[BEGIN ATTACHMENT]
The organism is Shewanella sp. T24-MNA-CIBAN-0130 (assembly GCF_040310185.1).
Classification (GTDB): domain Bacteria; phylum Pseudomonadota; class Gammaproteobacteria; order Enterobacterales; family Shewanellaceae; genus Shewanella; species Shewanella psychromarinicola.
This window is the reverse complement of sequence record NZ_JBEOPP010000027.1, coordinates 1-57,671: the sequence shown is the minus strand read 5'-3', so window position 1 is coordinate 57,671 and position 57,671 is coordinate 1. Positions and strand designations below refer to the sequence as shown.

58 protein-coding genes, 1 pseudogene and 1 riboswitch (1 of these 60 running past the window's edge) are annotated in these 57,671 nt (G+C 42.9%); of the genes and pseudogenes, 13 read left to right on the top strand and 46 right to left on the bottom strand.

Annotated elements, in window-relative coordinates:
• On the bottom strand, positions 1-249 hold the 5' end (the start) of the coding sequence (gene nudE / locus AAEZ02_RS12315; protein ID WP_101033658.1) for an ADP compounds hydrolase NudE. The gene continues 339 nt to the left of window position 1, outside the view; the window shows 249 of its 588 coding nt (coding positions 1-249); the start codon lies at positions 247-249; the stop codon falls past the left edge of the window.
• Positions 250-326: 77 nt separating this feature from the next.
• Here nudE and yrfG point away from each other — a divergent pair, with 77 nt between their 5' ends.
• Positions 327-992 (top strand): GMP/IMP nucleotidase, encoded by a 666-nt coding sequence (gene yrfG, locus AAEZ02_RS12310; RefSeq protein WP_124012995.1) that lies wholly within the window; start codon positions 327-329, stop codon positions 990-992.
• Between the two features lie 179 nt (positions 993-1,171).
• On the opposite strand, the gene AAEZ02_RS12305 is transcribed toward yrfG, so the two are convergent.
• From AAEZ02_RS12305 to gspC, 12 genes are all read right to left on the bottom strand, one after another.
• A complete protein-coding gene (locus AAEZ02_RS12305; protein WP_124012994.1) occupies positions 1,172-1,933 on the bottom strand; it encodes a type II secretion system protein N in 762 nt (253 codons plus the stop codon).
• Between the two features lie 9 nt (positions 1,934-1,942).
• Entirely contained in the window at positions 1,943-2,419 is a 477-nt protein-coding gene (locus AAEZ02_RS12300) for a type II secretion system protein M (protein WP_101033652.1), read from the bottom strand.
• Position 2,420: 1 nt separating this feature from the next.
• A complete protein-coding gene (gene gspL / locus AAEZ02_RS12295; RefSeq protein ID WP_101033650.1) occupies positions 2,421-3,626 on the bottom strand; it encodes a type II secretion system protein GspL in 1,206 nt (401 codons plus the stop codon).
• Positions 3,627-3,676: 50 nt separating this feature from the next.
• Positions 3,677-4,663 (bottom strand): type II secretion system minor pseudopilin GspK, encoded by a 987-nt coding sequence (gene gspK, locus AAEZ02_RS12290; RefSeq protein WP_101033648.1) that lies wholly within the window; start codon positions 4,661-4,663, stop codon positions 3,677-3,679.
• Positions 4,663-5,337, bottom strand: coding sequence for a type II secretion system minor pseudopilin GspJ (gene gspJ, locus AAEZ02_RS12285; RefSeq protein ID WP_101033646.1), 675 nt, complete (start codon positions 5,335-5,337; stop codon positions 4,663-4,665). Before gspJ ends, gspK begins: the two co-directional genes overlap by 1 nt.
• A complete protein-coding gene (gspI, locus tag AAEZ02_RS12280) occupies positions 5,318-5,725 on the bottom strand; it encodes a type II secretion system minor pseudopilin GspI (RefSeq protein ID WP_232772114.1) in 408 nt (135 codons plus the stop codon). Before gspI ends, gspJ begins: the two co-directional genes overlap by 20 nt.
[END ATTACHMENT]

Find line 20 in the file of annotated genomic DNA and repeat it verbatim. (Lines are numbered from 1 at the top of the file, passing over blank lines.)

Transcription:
• Positions 4,663-5,337, bottom strand: coding sequence for a type II secretion system minor pseudopilin GspJ (gene gspJ, locus AAEZ02_RS12285; RefSeq protein ID WP_101033646.1), 675 nt, complete (start codon positions 5,335-5,337; stop codon positions 4,663-4,665). Before gspJ ends, gspK begins: the two co-directional genes overlap by 1 nt.